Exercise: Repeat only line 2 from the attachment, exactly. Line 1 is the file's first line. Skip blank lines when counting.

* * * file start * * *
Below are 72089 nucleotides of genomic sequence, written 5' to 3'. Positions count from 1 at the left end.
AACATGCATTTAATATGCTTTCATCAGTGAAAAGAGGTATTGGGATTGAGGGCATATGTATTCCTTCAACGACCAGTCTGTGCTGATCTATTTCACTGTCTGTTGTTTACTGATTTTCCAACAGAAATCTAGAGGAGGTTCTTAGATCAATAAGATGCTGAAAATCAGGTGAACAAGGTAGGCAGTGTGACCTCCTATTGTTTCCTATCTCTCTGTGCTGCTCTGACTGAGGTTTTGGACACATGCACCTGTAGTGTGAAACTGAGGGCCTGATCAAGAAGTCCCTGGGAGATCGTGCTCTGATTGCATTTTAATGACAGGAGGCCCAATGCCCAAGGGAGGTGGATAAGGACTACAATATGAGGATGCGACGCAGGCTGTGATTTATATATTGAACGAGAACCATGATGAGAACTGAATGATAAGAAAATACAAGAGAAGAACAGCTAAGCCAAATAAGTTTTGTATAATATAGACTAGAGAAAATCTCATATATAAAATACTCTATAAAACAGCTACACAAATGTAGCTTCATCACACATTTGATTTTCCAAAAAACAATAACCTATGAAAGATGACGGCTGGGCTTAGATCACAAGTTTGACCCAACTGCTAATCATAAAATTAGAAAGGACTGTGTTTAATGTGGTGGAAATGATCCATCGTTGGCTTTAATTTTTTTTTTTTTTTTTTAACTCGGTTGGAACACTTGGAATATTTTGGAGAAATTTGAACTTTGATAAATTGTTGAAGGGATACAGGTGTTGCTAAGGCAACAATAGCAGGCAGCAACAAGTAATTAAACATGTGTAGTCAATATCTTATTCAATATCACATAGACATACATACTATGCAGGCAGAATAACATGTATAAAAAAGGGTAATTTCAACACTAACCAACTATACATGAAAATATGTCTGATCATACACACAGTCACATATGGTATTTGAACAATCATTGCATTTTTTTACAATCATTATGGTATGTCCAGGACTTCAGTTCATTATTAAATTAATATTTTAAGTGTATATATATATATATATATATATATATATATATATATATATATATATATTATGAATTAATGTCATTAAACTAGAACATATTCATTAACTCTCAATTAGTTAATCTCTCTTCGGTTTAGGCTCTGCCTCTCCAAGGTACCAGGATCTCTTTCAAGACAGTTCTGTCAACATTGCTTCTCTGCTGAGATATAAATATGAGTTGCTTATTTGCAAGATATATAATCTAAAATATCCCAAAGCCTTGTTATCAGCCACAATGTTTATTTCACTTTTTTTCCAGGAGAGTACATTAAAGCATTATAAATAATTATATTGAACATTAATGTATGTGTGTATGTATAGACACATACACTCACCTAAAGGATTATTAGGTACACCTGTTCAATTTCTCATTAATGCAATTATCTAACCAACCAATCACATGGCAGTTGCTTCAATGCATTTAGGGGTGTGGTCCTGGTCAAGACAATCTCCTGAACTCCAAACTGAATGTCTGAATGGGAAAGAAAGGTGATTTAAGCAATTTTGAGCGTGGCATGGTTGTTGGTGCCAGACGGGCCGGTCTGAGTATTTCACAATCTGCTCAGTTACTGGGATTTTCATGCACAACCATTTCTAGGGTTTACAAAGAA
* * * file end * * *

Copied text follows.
AACATGCATTTAATATGCTTTCATCAGTGAAAAGAGGTATTGGGATTGAGGGCATATGTATTCCTTCAACGACCAGTCTGTGCTGATCTATTTCACTGTCTGTTGTTTACTGATTTTCCAACAGAAATCTAGAGGAGGTTCTTAGATCAATAAGATGCTGAAAATCAGGTGAACAAGGTAGGCAGTGTGACCTCCTATTGTTTCCTATCTCTCTGTGCTGCTCTGACTGAGGTTTTGGACACATGCACCTGTAGTGTGAAACTGAGGGCCTGATCAAGAAGTCCCTGGGAGATCGTGCTCTGATTGCATTTTAATGACAGGAGGCCCAATGCCCAAGGGAGGTGGATAAGGACTACAATATGAGGATGCGACGCAGGCTGTGATTTATATATTGAACGAGAACCATGATGAGAACTGAATGATAAGAAAATACAAGAGAAGAACAGCTAAGCCAAATAAGTTTTGTATAATATAGACTAGAGAAAATCTCATATATAAAATACTCTATAAAACAGCTACACAAATGTAGCTTCATCACACATTTGATTTTCCAAAAAACAATAACCTATGAAAGATGACGGCTGGGCTTAGATCACAAGTTTGACCCAACTGCTAATCATAAAATTAGAAAGGACTGTGTTTAATGTGGTGGAAATGATCCATCGTTGGCTTTAATTTTTTTTTTTTTTTTTTAACTCGGTTGGAACACTTGGAATATTTTGGAGAAATTTGAACTTTGATAAATTGTTGAAGGGATACAGGTGTTGCTAAGGCAACAATAGCAGGCAGCAACAAGTAATTAAACATGTGTAGTCAATATCTTATTCAATATCACATAGACATACATACTATGCAGGCAGAATAACATGTATAAAAAAGGGTAATTTCAACACTAACCAACTATACATGAAAATATGTCTGATCATACACACAGTCACATATGGTATTTGAACAATCATTGCATTTTTTTACAATCATTATGGTATGTCCAGGACTTCAGTTCATTATTAAATTAATATTTTAAGTGTATATATATATATATATATATATATATATATATATATATATATATATATTATGAATTAATGTCATTAAACTAGAACATATTCATTAACTCTCAATTAGTTAATCTCTCTTCGGTTTAGGCTCTGCCTCTCCAAGGTACCAGGATCTCTTTCAAGACAGTTCTGTCAACATTGCTTCTCTGCTGAGATATAAATATGAGTTGCTTATTTGCAAGATATATAATCTAAAATATCCCAAAGCCTTGTTATCAGCCACAATGTTTATTTCACTTTTTTTCCAGGAGAGTACATTAAAGCATTATAAATAATTATATTGAACATTAATGTATGTGTGTATGTATAGACACATACACTCACCTAAAGGATTATTAGGTACACCTGTTCAATTTCTCATTAATGCAATTATCTAACCAACCAATCACATGGCAGTTGCTTCAATGCATTTAGGGGTGTGGTCCTGGTCAAGACAATCTCCTGAACTCCAAACTGAATGTCTGAATGGGAAAGAAAGGTGATTTAAGCAATTTTGAGCGTGGCATGGTTGTTGGTGCCAGACGGGCCGGTCTGAGTATTTCACAATCTGCTCAGTTACTGGGATTTTCATGCACAACCATTTCTAGGGTTTACAAAGAA